This morning, as I often do, I drove very early to the neighbouring village of Alp, to have my usual “tallat” (Catalan for a small coffee with milk and pronounced “tie-yat”). As I drove I marvelled at the sharp silhouettes of the Pyrenees against the dawn sky, and the sparkling lights of the many villages dotted all over the valley. And I reflected that I am privileged to live in such a beautiful place. Each day is a surprise and a pleasure. I also reflected that I chose to live here. I chose this place partly because there is an abundance of mountains where I can climb and ski, but also because it felt consistent with my resolve to live in intelligent simplicity. I mention this today because I now realise that living in intelligent simplicity has helped my conscious evolution. But perhaps I should say what I mean by “intelligent simplicity”.
Let’s start with simplicity. You may be surprised to hear that the word “simple” has quite a few meanings, and that only one of them is negative (“of low intelligence”). All the other meanings are desirable qualities. They include “straightforward”, “uncomplicated”, “easy”, “direct”, and “uncluttered”. Thus, in many respects a simple life is a desirable life. Incidentally, the fictional character Forrest Gump was depicted as “simple” (e.g. his haircut and his way of speaking), yet as we shall see shortly, he was surprisingly intelligent, because he behaved wisely and well.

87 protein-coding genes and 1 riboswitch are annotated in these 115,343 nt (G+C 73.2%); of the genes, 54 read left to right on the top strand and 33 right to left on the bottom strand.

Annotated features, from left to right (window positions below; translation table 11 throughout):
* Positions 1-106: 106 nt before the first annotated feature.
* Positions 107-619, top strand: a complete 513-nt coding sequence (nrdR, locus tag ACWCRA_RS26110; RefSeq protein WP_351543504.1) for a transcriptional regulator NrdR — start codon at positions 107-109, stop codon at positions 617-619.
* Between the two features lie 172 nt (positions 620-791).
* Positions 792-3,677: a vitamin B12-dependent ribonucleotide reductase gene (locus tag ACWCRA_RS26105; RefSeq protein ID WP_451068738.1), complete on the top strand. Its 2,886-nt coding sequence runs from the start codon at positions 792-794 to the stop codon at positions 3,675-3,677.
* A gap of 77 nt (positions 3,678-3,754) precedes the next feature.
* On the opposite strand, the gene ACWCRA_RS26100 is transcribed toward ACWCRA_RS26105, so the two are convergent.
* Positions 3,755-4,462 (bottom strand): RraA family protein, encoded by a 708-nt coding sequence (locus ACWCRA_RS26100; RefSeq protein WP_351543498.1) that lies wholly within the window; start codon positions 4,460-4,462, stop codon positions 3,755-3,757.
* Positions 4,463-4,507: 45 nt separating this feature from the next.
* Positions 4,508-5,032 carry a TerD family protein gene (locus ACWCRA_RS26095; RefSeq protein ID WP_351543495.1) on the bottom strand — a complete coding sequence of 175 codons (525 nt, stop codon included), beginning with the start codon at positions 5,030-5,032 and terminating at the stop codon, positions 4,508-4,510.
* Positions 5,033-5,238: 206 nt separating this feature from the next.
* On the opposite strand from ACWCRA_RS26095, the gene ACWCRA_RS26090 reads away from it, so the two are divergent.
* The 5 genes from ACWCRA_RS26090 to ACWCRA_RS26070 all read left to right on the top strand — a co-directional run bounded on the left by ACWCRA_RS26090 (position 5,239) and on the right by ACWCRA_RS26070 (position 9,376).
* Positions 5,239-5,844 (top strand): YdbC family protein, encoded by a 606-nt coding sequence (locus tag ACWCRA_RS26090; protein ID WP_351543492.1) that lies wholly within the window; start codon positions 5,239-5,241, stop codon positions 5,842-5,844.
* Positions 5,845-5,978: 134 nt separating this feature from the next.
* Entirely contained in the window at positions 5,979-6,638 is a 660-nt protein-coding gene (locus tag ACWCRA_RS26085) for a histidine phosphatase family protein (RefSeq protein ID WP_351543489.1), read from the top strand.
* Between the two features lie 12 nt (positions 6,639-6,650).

There are three points about intelligence that I think are important. First, intelligence is about the whole of you, and not just about your mind. Although mental intelligence is clearly important, I believe that all the other intelligences are equally important. There are many of them, and they include physical intelligence, emotional intelligence, intuitive intelligence, social intelligence, and spiritual intelligence. You are truly intelligent only if all of these are functioning well.
Second, intelligence is not fixed. Whatever your starting point, you can become significantly more intelligent if you work on yourself in certain ways. I wrote about this in my book Full Spectrum Intelligence: 2014.
Third, and arguably most important, intelligence is not about being “brainy” or “intellectual”. It is primarily about your behaviour. If you behave wisely and well – in ways that enhance other people and this planet, and that also help you evolve – then you are intelligent. Intelligent is as intelligent does! There is absolutely no point in being intelligent inn theory.
So, combining the two concepts, intelligent simplicity is behaving wisely and well, in the simplest ways. There are some powerful guidelines for doing this. The ones that I find most useful are Less is Better; Being Natural; and Being a 21st Century Taoist. I will write about all of these in future blogs.